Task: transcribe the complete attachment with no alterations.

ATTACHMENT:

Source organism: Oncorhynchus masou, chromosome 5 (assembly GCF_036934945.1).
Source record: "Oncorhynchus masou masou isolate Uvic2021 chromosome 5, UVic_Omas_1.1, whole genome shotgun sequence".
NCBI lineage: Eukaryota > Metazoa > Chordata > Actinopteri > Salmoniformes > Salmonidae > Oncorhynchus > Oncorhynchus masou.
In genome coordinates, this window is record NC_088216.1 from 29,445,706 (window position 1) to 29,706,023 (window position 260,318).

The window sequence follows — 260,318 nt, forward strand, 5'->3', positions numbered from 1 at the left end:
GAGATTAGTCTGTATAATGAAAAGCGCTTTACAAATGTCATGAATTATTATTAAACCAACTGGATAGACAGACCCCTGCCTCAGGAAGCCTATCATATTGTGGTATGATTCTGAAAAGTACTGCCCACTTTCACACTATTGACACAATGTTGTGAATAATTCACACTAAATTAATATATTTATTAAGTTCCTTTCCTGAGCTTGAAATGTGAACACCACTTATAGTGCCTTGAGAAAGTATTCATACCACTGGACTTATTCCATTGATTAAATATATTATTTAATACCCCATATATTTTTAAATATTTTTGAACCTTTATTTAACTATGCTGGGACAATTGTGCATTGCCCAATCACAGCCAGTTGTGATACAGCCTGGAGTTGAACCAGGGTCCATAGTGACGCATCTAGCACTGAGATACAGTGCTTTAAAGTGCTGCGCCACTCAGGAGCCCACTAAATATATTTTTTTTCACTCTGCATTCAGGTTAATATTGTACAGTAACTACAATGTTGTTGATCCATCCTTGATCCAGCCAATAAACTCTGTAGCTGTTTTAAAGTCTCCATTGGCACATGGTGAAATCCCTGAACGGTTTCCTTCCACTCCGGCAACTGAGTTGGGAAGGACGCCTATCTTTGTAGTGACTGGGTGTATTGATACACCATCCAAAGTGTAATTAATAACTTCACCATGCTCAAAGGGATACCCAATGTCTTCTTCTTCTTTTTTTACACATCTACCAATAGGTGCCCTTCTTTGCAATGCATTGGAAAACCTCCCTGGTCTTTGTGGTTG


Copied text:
Source organism: Oncorhynchus masou, chromosome 5 (assembly GCF_036934945.1).
Source record: "Oncorhynchus masou masou isolate Uvic2021 chromosome 5, UVic_Omas_1.1, whole genome shotgun sequence".
NCBI lineage: Eukaryota > Metazoa > Chordata > Actinopteri > Salmoniformes > Salmonidae > Oncorhynchus > Oncorhynchus masou.
In genome coordinates, this window is record NC_088216.1 from 29,445,706 (window position 1) to 29,706,023 (window position 260,318).

The window sequence follows — 260,318 nt, forward strand, 5'->3', positions numbered from 1 at the left end:
GAGATTAGTCTGTATAATGAAAAGCGCTTTACAAATGTCATGAATTATTATTAAACCAACTGGATAGACAGACCCCTGCCTCAGGAAGCCTATCATATTGTGGTATGATTCTGAAAAGTACTGCCCACTTTCACACTATTGACACAATGTTGTGAATAATTCACACTAAATTAATATATTTATTAAGTTCCTTTCCTGAGCTTGAAATGTGAACACCACTTATAGTGCCTTGAGAAAGTATTCATACCACTGGACTTATTCCATTGATTAAATATATTATTTAATACCCCATATATTTTTAAATATTTTTGAACCTTTATTTAACTATGCTGGGACAATTGTGCATTGCCCAATCACAGCCAGTTGTGATACAGCCTGGAGTTGAACCAGGGTCCATAGTGACGCATCTAGCACTGAGATACAGTGCTTTAAAGTGCTGCGCCACTCAGGAGCCCACTAAATATATTTTTTTTCACTCTGCATTCAGGTTAATATTGTACAGTAACTACAATGTTGTTGATCCATCCTTGATCCAGCCAATAAACTCTGTAGCTGTTTTAAAGTCTCCATTGGCACATGGTGAAATCCCTGAACGGTTTCCTTCCACTCCGGCAACTGAGTTGGGAAGGACGCCTATCTTTGTAGTGACTGGGTGTATTGATACACCATCCAAAGTGTAATTAATAACTTCACCATGCTCAAAGGGATACCCAATGTCTTCTTCTTCTTTTTTTACACATCTACCAATAGGTGCCCTTCTTTGCAATGCATTGGAAAACCTCCCTGGTCTTTGTGGTTG